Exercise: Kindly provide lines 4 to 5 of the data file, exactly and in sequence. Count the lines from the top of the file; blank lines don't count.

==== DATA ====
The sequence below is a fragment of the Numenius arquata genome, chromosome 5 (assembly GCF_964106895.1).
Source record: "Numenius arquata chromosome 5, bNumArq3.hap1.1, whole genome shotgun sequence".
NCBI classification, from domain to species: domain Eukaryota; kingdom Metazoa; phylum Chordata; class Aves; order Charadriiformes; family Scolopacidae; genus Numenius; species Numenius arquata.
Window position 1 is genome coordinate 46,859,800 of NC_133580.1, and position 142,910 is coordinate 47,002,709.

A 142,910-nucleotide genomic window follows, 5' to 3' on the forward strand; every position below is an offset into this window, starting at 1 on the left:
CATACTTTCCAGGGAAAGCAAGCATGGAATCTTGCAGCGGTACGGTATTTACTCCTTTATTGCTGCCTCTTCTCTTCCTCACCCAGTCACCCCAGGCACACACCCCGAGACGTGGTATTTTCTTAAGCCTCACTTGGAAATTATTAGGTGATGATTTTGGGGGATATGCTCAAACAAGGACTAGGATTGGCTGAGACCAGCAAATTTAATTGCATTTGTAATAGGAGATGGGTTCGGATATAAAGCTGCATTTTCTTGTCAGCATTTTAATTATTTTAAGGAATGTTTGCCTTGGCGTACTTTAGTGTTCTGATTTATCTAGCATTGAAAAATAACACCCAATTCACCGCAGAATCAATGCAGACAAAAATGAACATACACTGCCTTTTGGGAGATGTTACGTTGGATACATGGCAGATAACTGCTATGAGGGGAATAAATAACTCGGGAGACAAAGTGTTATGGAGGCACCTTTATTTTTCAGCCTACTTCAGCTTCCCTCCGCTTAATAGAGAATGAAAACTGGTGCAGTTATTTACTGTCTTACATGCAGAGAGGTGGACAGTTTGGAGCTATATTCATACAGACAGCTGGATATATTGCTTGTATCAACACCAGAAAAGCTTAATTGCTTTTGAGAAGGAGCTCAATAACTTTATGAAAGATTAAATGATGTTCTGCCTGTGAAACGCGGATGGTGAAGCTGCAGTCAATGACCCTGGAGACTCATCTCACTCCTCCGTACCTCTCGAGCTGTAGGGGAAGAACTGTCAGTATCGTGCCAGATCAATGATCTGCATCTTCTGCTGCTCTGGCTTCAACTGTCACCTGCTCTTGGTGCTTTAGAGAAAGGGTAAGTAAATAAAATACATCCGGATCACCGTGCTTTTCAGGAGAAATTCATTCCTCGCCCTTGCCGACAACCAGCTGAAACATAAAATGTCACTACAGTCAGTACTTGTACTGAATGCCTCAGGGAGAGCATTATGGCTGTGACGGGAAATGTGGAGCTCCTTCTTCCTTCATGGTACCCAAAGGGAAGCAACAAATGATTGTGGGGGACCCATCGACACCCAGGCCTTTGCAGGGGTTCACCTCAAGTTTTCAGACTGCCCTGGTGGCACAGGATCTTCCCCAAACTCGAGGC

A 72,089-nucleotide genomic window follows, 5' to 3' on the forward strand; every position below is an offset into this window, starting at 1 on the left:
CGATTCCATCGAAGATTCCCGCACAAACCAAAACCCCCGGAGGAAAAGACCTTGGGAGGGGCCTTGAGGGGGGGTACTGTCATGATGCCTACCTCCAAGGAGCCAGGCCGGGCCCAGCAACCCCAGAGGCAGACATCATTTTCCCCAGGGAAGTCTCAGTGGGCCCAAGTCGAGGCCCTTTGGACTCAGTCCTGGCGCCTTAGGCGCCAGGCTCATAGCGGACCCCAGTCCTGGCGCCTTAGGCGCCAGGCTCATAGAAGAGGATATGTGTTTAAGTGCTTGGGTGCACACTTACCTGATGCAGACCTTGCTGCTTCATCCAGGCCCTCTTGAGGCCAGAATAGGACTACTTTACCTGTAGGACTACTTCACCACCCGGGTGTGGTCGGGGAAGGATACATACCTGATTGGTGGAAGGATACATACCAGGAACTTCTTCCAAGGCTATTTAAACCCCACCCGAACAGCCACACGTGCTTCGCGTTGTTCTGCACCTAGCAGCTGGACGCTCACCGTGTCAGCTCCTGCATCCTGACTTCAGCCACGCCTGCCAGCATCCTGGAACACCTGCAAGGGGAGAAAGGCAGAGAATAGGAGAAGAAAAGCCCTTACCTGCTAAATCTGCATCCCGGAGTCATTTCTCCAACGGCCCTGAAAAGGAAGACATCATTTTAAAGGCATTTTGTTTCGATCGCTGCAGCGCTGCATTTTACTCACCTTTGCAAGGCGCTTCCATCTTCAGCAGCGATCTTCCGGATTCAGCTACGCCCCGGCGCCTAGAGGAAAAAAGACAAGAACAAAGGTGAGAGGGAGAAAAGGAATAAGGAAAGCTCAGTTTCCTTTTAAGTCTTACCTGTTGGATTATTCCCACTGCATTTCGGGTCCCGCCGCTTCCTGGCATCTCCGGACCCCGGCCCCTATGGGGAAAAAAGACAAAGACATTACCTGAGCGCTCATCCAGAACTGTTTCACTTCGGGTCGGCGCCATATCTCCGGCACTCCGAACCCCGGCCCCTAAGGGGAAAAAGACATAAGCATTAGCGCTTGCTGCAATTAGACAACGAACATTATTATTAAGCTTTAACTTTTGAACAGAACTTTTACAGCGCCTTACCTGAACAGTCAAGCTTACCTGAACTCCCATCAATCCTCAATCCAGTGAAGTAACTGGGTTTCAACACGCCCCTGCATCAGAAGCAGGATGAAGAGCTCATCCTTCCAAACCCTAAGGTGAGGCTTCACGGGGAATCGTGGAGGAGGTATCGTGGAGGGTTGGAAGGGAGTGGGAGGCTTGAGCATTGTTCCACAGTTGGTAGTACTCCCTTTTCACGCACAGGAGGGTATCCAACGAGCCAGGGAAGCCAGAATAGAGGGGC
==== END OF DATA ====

Window position 1 is genome coordinate 46,859,800 of NC_133580.1, and position 142,910 is coordinate 47,002,709.

A 142,910-nucleotide genomic window follows, 5' to 3' on the forward strand; every position below is an offset into this window, starting at 1 on the left: